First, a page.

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Global Citizen

On September 24, I had voted in three national elections over the previous eleven months. I would love to know if anyone has had a similar experience. As I have been moving around the world, I have accumulated the right to vote in three countries - Germany (my home nation), the U.S., which I am also a citizen of and where I lived for over ten years, as well as New Zealand, which has been home for the past three years.

It was honestly an exhilarating experience for me and I feel very grateful about it. Anyone who knows me, is aware that I am very interested in politics and world affairs and I only start truly living in a country when I have the right to vote.

So, what does it mean for me to be a global citizen, while also making a home in one country? My sense is that I may never feel completely at home in one country anymore, but have rather learned to live with a more fragmented identity whereby I relate to the three countries in different ways and through a variety of memories associated with critical phases in my life. Given the spirit and high degree of immigration in both countries, the U.S. and New Zealand, I have met a large number of people among my clients and friends who also have lived and worked in one or more country before moving here. Many of them—like myself—travel a lot and identify at least as “dual citizens” and make quite an effort to stay closely connected to family and friends abroad.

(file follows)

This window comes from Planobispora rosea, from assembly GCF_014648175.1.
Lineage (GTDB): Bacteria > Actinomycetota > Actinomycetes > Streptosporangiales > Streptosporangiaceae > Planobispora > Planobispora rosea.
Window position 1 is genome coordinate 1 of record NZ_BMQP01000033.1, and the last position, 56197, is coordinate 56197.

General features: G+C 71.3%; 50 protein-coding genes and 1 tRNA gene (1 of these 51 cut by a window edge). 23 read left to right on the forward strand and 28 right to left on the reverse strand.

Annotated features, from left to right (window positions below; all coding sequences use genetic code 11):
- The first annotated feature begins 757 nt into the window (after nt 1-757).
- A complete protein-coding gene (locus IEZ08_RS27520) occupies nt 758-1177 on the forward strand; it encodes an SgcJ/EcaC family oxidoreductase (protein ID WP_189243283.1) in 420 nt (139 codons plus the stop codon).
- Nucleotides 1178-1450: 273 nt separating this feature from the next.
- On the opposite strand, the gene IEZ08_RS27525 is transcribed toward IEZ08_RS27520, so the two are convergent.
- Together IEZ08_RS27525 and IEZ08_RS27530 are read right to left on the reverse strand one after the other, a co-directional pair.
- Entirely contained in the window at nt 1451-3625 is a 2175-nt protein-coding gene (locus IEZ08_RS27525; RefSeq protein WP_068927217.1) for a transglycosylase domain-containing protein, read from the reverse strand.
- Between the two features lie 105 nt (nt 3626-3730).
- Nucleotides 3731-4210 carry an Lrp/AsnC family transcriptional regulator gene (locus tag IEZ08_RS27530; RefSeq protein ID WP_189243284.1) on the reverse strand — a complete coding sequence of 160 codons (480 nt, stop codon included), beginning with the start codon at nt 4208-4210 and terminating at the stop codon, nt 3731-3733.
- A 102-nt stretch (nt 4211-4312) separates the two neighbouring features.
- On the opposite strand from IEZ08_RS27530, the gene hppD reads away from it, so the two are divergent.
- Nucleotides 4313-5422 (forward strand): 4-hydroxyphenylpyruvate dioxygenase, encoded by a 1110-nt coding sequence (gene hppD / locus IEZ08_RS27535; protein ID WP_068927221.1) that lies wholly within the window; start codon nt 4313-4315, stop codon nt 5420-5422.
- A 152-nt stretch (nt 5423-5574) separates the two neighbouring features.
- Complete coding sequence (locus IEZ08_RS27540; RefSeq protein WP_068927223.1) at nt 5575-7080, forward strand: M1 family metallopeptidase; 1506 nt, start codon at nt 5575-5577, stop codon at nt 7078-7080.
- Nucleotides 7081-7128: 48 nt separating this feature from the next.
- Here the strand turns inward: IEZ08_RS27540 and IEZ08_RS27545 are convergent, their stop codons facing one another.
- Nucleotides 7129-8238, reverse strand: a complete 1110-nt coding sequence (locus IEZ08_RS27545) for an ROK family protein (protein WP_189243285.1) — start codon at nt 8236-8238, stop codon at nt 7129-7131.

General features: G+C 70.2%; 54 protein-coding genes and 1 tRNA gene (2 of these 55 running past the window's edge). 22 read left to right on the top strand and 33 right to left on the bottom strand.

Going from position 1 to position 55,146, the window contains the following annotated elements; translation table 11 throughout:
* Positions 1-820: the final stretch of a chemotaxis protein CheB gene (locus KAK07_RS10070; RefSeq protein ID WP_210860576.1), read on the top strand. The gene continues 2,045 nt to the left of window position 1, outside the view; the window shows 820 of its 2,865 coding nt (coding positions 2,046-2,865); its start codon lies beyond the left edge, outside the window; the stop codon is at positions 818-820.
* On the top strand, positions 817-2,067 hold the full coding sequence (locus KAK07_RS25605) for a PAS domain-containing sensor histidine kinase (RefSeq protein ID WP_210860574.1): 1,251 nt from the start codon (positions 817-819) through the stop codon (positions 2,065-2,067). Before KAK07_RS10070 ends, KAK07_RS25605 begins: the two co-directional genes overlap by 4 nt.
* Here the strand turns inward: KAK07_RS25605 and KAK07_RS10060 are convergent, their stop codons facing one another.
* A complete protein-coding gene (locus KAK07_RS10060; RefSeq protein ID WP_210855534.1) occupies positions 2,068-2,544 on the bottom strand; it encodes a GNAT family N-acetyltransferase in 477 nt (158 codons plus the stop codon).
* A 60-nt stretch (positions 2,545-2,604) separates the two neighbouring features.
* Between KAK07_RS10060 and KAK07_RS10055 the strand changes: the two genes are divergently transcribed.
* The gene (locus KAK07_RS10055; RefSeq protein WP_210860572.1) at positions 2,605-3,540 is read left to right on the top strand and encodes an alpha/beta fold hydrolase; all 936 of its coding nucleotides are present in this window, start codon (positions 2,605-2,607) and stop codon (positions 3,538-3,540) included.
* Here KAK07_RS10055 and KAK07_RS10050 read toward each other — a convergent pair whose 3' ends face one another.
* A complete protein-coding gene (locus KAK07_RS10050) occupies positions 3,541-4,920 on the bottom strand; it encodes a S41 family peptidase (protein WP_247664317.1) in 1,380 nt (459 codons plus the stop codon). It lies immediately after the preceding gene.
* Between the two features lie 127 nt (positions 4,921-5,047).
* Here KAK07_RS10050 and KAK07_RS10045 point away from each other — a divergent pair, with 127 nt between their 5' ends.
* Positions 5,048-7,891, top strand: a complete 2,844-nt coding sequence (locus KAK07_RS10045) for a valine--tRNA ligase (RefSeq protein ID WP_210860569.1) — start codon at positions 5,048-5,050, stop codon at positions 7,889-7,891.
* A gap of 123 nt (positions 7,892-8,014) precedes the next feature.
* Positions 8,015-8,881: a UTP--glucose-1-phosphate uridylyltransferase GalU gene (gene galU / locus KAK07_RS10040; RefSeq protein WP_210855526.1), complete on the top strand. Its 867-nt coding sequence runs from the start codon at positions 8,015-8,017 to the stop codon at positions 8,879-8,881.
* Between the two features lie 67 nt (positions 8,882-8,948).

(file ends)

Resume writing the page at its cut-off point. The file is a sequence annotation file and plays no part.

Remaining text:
What does it do to our psyche, though? To be honest, I am not sure. It has never been a big topic for me until moving to New Zealand and it may also be a function of getting older and wondering where one might settle long term. For now, I very much enjoy the notion that I get to be a world citizen and able to navigate my different “homes” in the way I have and to remain engaged and active in all of them. Whether it is a sustainable way to live longterm, I need to decide at a later point.

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